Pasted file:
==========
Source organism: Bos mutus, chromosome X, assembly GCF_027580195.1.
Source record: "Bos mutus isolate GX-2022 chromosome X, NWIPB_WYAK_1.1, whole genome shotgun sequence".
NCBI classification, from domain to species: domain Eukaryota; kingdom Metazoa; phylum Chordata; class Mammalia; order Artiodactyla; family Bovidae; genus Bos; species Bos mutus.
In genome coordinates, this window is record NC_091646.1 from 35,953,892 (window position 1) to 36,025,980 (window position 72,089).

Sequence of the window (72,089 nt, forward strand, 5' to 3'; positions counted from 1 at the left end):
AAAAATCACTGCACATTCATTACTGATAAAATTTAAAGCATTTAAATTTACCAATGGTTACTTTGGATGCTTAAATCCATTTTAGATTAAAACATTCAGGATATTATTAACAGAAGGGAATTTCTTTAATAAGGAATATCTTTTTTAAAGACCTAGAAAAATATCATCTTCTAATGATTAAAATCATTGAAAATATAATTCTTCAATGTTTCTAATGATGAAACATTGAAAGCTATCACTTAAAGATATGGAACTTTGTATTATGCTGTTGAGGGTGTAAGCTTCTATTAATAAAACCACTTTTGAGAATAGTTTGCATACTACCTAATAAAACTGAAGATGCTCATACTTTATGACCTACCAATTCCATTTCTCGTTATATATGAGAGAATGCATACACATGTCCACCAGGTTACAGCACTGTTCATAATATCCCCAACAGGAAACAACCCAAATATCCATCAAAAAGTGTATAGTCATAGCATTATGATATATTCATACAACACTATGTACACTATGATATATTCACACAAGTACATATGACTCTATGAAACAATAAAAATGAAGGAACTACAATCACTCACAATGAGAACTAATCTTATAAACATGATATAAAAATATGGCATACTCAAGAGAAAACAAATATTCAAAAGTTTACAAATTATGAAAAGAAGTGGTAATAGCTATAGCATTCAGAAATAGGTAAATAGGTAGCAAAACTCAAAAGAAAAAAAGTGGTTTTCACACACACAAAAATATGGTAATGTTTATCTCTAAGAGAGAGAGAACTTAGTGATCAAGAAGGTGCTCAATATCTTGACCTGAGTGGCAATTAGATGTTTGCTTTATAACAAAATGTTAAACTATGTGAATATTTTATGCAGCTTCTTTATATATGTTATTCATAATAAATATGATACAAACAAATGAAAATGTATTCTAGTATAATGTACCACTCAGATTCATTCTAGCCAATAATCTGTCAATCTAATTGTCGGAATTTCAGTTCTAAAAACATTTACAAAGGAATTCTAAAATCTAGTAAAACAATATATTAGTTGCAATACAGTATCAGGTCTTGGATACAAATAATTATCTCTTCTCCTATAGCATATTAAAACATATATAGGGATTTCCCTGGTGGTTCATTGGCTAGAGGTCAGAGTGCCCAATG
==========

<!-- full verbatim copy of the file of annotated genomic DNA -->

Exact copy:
Source organism: Bos mutus, chromosome X, assembly GCF_027580195.1.
Source record: "Bos mutus isolate GX-2022 chromosome X, NWIPB_WYAK_1.1, whole genome shotgun sequence".
NCBI classification, from domain to species: domain Eukaryota; kingdom Metazoa; phylum Chordata; class Mammalia; order Artiodactyla; family Bovidae; genus Bos; species Bos mutus.
In genome coordinates, this window is record NC_091646.1 from 35,953,892 (window position 1) to 36,025,980 (window position 72,089).

Sequence of the window (72,089 nt, forward strand, 5' to 3'; positions counted from 1 at the left end):
AAAAATCACTGCACATTCATTACTGATAAAATTTAAAGCATTTAAATTTACCAATGGTTACTTTGGATGCTTAAATCCATTTTAGATTAAAACATTCAGGATATTATTAACAGAAGGGAATTTCTTTAATAAGGAATATCTTTTTTAAAGACCTAGAAAAATATCATCTTCTAATGATTAAAATCATTGAAAATATAATTCTTCAATGTTTCTAATGATGAAACATTGAAAGCTATCACTTAAAGATATGGAACTTTGTATTATGCTGTTGAGGGTGTAAGCTTCTATTAATAAAACCACTTTTGAGAATAGTTTGCATACTACCTAATAAAACTGAAGATGCTCATACTTTATGACCTACCAATTCCATTTCTCGTTATATATGAGAGAATGCATACACATGTCCACCAGGTTACAGCACTGTTCATAATATCCCCAACAGGAAACAACCCAAATATCCATCAAAAAGTGTATAGTCATAGCATTATGATATATTCATACAACACTATGTACACTATGATATATTCACACAAGTACATATGACTCTATGAAACAATAAAAATGAAGGAACTACAATCACTCACAATGAGAACTAATCTTATAAACATGATATAAAAATATGGCATACTCAAGAGAAAACAAATATTCAAAAGTTTACAAATTATGAAAAGAAGTGGTAATAGCTATAGCATTCAGAAATAGGTAAATAGGTAGCAAAACTCAAAAGAAAAAAAGTGGTTTTCACACACACAAAAATATGGTAATGTTTATCTCTAAGAGAGAGAGAACTTAGTGATCAAGAAGGTGCTCAATATCTTGACCTGAGTGGCAATTAGATGTTTGCTTTATAACAAAATGTTAAACTATGTGAATATTTTATGCAGCTTCTTTATATATGTTATTCATAATAAATATGATACAAACAAATGAAAATGTATTCTAGTATAATGTACCACTCAGATTCATTCTAGCCAATAATCTGTCAATCTAATTGTCGGAATTTCAGTTCTAAAAACATTTACAAAGGAATTCTAAAATCTAGTAAAACAATATATTAGTTGCAATACAGTATCAGGTCTTGGATACAAATAATTATCTCTTCTCCTATAGCATATTAAAACATATATAGGGATTTCCCTGGTGGTTCATTGGCTAGAGGTCAGAGTGCCCAATG